Baldessari's Class Assignment #27 - Wet & Dry
Utilizing clay’s porosity to illustrate the evaporation of water and change to an object as a result, I created this installation with raw carved clay blocks, water and an acrylic, inverted pedestal. The gallery was given a water bottle and a set of instructions on how to tend to the sculpture. Twice daily, each column was spritzed and water was added to the column to aid in the breaking down of the contained clay.
Excerpt from CCA's Wattis Institute about the show:
Students from CCA's Graduate Program in Fine Arts will exhibit works that they created based on Baldessari's teaching notes from his time as a professor at California Institute of the Arts (Cal Arts). The original course was titled Cal Arts Post Studio Art: Class Assignments (optional), 1970. Based on his class notes, students will, for instance, be instructed to "imitate Baldessari in actions and speech. Video," "Disguise an object to look like another object," or "Develop a visual code. Give it to another student to crack."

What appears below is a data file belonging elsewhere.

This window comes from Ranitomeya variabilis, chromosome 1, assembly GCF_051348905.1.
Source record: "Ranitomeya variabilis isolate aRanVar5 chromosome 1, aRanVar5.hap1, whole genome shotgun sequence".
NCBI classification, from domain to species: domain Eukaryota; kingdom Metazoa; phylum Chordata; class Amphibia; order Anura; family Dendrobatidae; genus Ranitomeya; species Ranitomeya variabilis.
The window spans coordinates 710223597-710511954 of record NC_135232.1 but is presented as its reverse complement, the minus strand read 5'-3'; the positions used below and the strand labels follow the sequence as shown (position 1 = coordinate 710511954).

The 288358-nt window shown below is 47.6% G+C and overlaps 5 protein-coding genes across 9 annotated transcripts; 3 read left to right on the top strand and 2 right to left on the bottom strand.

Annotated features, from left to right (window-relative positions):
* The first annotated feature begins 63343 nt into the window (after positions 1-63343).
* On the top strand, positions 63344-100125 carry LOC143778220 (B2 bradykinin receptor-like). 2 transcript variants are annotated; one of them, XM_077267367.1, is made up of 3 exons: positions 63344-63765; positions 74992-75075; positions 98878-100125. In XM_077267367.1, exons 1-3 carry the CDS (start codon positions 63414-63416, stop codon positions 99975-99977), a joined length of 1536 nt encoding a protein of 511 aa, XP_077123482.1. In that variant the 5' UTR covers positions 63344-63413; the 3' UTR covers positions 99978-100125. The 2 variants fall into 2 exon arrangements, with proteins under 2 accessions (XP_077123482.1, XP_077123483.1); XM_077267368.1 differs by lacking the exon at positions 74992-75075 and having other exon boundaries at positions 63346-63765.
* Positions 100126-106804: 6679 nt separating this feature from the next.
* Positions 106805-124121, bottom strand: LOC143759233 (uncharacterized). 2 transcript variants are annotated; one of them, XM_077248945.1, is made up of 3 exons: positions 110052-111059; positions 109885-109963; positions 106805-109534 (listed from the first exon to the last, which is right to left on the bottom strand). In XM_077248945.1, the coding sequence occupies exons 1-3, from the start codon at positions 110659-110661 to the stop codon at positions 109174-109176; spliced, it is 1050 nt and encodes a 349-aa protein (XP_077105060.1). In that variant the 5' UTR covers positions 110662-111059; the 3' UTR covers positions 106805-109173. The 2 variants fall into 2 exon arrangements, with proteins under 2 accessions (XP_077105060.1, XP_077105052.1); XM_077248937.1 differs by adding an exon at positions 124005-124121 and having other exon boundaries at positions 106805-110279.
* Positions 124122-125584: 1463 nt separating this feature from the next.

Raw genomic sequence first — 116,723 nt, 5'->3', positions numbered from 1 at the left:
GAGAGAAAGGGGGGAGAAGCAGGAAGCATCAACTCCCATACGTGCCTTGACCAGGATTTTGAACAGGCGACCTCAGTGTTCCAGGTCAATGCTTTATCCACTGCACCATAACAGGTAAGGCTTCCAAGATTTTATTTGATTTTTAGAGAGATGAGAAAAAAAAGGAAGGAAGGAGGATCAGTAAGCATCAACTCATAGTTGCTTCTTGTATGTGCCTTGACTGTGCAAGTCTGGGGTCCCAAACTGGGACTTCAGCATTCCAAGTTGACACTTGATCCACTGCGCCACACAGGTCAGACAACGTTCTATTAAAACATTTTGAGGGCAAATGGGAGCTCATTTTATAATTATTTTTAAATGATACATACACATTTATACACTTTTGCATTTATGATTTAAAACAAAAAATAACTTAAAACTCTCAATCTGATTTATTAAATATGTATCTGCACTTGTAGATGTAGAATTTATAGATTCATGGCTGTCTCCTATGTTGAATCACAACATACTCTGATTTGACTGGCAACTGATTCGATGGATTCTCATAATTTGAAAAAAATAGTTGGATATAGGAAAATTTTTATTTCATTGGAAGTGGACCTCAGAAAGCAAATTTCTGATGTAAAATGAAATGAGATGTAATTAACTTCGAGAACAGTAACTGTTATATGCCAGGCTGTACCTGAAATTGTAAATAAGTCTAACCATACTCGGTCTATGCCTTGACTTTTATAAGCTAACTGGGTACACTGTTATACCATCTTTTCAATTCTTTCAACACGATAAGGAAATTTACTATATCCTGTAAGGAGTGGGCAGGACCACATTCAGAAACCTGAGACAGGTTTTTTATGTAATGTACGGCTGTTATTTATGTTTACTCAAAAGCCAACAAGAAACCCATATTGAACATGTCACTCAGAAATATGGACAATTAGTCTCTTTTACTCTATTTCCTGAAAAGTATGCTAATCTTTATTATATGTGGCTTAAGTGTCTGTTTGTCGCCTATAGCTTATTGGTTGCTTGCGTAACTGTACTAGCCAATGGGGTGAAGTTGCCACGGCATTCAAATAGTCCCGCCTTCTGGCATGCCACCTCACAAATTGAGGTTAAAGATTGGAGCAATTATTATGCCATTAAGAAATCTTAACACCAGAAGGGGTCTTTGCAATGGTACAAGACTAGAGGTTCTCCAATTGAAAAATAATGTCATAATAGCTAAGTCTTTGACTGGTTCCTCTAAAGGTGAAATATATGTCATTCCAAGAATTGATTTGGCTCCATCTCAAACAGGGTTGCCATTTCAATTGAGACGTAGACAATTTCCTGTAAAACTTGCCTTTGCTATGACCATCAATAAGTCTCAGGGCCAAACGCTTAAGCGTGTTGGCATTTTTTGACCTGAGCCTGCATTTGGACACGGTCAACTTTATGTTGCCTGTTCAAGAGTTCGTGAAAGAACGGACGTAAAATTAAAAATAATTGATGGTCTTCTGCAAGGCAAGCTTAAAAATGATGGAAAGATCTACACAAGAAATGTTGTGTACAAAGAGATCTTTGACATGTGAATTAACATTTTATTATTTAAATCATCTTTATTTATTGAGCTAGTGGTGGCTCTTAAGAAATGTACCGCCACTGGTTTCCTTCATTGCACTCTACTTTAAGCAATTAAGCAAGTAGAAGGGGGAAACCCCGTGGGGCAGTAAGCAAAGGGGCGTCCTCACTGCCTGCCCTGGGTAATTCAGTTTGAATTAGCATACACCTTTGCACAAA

This exhibition pursues two of Baldessari's own concerns. The first is art making -- specifically his predilection for language's structure and arbitrary games, which have been a key element in his conceptual works of the 1970s, such as Throwing Three Balls in the Air to Get a Straight Line (Best of Thirty-Six Attempts) from 1973. These pioneering conceptual works from the 1970s have exercised a considerable influence on generations of younger artists.